In watching some of last night’s Sweden/Canada semi-final world junior hockey, I noticed something that I hadn’t fully realized with Sweden’s uniforms, a complete lack of sleeve stripes. I was reminded of that this morning scanning the above pictures.


    In international hockey, changing uni look is very much aligned to the philosophy of the San Diego Padres in the 1970’s, with the one noticeable exception Sweden.

    Stripes, sleeve or waist, have disappeared on many jerseys in recent years. Few teams had them in the 2014 Sochi Olympics.

    I was poking around the web this morning and stumbled across this fantastic SI article from 1989 on the history of baseball uniforms: link

    The Regina Pats will wear Blue Jays jerseys on Saturday (from Rob Bartlett).

    It would have made more sense to center the team crest like the Blue Jays’ 1977 uniforms.

    Westside Wooly Mammoths: Fine logo, excellent non-scowling mascot, but the uniforms? Good lord. And is the nickname Wooly Mammoths really necessary? You say “Mammoth,” people think, wooly. And while other species of mammoth were more widespread in what is now the United States than the wooly mammoth, the wooly mammoth was probably the only mammoth species in modern Michigan before the genus went extinct in North America. So “wooly” is doubly redundant in the nickname. Everyone is just going to call them the Mammoths anyway, so if the adjective isn’t descriptively necessary, drop it.

    The latest meta-study of mammoth ranges (2015) suggests that mammoths in prehistoric New York would have been the Columbian species, not the wooly species. So good call by Mark Harris naming the team without an adjective!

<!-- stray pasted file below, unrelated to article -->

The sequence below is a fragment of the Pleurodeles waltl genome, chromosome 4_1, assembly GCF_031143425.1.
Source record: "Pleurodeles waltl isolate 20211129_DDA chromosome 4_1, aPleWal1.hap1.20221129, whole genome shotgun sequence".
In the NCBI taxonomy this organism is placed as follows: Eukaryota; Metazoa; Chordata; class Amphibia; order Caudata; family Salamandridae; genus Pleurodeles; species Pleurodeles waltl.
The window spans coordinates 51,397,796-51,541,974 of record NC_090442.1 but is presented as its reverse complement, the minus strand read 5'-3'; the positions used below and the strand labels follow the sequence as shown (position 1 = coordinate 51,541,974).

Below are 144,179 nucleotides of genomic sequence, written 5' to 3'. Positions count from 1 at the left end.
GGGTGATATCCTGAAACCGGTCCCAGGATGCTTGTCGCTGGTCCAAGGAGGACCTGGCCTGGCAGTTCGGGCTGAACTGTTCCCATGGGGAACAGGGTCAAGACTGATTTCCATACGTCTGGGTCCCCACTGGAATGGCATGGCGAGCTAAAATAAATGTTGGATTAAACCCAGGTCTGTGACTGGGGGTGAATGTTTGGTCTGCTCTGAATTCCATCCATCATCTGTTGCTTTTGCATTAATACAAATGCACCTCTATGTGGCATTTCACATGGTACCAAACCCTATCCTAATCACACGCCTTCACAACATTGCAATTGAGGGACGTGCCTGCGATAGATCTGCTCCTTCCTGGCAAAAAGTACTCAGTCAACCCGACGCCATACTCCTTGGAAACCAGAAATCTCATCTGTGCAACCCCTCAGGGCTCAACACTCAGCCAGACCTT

Almost across the board, I think the patch looks bad for teams who already had a shoulder patch and okay for the others. I found the presence of 3 patches more visually offensive than how much room the patch had to “breathe”.

    If you mean the Buccaneers, no. Even if they wanted to change (which I’m pretty sure they don’t), they’ve only worn the current design for three seasons and are obligated to wear it for at least two more.

    Perhaps God willing the Bucs will see the horror they created and begin planning for 2019 or 2020. We can dream of a return of the creamsicle.

    Love the Phillies ad.
    Ernie and Bill are thinking…
    “Sawed-off shotgun hand on the pump, lifting on a forty…”

    Left hand? For real?
    Swore it was “Liftin”.
    I wonder if Keith Murray got “left hand”.

    The Centennial patch looks like garbage on the various jerseys. The NHL should have gone Euro, and placed it on the front of pants.. there is enough room for it to work and look ok.